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Is it a Small World After All? Investigating the Theoretical Structure of Working Memory Cross-Nationally

In: Journal of Cognition and Culture
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  • 1 University of North FloridaUSA
  • | 2 University of Western OntarioCanada
  • | 3 Universidad de Buenos AiresArgentina
  • | 4 Università degli Studi di TriesteItaly
  • | 5 University of MinhoBragaPortugal
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Abstract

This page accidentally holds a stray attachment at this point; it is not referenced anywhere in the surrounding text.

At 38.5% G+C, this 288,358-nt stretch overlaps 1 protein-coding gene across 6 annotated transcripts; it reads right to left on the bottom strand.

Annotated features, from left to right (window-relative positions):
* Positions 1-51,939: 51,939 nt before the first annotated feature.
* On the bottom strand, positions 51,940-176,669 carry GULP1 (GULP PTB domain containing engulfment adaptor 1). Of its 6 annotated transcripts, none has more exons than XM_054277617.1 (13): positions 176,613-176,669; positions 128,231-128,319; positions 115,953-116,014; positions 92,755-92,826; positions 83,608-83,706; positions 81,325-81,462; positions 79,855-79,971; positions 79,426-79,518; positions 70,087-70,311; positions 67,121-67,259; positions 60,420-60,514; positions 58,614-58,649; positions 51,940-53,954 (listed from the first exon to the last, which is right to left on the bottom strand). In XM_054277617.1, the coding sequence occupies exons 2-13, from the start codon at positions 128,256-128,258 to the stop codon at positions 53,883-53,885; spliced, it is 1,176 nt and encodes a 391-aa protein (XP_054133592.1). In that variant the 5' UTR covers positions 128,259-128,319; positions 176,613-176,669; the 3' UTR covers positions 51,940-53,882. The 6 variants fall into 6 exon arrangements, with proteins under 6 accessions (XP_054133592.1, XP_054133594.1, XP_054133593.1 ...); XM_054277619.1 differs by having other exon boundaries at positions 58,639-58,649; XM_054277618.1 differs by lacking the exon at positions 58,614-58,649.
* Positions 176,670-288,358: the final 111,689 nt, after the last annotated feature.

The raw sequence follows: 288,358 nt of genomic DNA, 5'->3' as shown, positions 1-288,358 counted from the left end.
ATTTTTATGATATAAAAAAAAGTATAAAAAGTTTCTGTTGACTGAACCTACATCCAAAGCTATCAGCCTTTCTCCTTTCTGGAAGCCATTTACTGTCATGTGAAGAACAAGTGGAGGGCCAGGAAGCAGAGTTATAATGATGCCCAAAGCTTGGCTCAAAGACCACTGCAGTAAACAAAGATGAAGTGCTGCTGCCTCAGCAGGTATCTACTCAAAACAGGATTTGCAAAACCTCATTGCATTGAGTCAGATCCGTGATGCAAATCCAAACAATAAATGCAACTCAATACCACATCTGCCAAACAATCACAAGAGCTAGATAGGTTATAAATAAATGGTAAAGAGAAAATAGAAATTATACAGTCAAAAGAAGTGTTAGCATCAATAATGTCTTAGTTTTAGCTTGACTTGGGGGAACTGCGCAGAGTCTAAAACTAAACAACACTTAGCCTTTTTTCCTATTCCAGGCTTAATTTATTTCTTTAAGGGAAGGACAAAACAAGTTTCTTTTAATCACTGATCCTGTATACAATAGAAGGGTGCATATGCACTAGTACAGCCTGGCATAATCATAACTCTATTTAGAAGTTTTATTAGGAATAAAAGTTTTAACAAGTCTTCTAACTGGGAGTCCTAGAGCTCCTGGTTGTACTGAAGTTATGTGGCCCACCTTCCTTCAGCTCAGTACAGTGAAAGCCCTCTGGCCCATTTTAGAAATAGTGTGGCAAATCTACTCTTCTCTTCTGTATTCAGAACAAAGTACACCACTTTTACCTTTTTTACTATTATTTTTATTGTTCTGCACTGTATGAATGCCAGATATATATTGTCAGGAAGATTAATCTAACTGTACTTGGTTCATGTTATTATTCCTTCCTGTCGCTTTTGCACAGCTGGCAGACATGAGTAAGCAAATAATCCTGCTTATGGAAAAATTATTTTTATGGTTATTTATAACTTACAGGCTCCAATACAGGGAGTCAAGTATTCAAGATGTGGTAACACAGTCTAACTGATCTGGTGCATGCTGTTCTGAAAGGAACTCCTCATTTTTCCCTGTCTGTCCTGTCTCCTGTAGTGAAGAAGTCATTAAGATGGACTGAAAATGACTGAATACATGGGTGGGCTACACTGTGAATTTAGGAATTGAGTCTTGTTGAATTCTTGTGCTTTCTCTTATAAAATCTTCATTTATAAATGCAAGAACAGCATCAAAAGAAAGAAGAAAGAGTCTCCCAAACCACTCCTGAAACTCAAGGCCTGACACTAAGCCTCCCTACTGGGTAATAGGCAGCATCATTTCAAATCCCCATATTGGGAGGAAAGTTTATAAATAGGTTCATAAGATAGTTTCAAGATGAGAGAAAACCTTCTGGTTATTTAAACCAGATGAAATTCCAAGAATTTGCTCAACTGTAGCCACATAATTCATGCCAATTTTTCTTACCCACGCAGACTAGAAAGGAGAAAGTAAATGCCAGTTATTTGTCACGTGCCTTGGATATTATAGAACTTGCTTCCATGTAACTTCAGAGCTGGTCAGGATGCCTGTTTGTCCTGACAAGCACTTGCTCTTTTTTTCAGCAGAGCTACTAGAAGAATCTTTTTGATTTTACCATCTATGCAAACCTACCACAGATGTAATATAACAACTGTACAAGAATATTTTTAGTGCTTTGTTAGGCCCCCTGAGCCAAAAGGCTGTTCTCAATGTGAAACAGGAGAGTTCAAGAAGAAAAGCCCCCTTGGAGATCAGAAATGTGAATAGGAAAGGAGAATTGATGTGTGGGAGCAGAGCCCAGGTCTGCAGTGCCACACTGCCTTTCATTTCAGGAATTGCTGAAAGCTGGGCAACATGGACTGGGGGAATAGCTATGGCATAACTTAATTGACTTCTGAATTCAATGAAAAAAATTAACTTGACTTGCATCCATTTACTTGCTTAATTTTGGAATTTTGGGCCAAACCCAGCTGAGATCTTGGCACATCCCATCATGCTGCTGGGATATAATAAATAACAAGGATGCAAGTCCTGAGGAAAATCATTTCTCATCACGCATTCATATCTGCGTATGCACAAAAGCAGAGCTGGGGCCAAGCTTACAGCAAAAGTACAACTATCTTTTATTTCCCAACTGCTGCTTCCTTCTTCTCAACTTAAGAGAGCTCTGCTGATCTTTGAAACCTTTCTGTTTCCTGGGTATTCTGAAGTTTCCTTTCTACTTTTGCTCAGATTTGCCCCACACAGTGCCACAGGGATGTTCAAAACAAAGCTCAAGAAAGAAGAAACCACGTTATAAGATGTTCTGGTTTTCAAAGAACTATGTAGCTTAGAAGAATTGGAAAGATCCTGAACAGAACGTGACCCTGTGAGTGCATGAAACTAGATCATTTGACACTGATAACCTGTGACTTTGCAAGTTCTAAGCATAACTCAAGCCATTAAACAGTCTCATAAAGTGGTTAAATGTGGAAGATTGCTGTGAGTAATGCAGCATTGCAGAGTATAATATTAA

To our knowledge, this is one of the first studies to test different theoretical models of working memory in childhood based on a computerized assessment. We tested this across several countries: Argentina, Brazil, Canada, Italy, and uk. The present study addressed the wider macro-cultural context and how this impacts working memory. We used two economic indices (gdp and ppp) to characterize the participating countries and ranked the countries based on the Global Index of Cognitive Skills and Educational Attainment. Children between 5 and 10 years completed the same set of short-term and working memory tests. There were two main findings. First, there was a similar pattern in verbal working memory across countries, which suggests that this skill may be relatively consistent across different cultural groups. In contrast, the pattern for visuo-spatial working memory was different across countries, which may explained by cultural differences and educational rankings of the countries. The second main finding was that both a domain-general model (3-factor) and a domain-specific model (4-factor) provided a reasonably good fit with the data, there was the high relationship between the verbal and visuo-spatial working memory constructs across the countries in the latter model. Thus, it may be a more parsimonious choice to rely on a three-factor model. The data also suggest culture-similar patterns in a computerized assessment of working memory.

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